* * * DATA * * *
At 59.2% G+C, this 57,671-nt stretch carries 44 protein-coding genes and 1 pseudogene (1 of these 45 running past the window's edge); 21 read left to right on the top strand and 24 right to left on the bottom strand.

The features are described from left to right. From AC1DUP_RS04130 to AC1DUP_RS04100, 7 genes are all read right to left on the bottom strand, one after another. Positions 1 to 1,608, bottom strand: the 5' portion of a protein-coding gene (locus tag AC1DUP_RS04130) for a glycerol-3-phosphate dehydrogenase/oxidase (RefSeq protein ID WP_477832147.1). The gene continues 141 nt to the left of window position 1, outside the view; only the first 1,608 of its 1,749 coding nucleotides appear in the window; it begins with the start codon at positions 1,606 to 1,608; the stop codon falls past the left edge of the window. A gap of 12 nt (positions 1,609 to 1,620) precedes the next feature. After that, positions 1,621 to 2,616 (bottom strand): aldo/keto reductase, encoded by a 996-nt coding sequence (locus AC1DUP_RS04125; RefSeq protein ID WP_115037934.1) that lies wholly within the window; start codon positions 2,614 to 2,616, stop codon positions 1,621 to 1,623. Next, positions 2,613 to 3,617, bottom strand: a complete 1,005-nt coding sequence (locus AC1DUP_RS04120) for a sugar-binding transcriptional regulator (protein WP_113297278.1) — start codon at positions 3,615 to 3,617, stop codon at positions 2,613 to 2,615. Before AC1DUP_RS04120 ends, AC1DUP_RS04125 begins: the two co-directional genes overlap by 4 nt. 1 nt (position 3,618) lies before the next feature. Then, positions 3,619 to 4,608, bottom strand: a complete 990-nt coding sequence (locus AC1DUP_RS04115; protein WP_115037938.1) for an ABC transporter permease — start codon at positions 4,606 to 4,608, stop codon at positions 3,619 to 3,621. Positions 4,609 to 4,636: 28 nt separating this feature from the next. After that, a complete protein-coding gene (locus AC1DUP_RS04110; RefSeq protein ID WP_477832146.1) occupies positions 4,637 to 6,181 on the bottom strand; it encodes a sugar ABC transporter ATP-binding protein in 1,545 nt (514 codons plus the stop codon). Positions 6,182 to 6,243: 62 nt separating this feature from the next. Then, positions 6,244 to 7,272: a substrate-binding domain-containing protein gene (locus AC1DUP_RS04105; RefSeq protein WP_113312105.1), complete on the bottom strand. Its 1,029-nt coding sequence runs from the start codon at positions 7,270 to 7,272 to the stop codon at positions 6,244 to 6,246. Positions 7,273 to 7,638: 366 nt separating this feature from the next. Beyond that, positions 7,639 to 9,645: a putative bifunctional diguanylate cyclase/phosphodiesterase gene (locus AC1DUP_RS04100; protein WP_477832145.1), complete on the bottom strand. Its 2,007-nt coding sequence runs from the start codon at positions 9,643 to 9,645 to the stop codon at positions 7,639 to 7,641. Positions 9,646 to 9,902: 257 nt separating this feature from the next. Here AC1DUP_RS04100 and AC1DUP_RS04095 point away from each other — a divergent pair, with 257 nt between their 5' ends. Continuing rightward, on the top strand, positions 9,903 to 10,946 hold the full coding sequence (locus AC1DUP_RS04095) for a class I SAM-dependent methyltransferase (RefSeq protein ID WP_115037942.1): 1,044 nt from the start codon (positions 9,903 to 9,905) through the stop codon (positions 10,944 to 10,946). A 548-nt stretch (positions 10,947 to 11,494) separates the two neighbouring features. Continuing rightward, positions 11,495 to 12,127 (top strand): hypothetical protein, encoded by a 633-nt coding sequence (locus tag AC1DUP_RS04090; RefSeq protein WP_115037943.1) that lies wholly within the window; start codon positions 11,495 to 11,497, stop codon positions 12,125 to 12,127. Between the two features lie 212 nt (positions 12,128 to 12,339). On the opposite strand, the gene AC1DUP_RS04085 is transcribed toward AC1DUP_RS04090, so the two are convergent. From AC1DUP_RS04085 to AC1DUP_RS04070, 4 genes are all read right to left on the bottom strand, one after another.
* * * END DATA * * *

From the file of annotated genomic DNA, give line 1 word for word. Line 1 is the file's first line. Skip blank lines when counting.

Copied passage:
At 59.2% G+C, this 57,671-nt stretch carries 44 protein-coding genes and 1 pseudogene (1 of these 45 running past the window's edge); 21 read left to right on the top strand and 24 right to left on the bottom strand.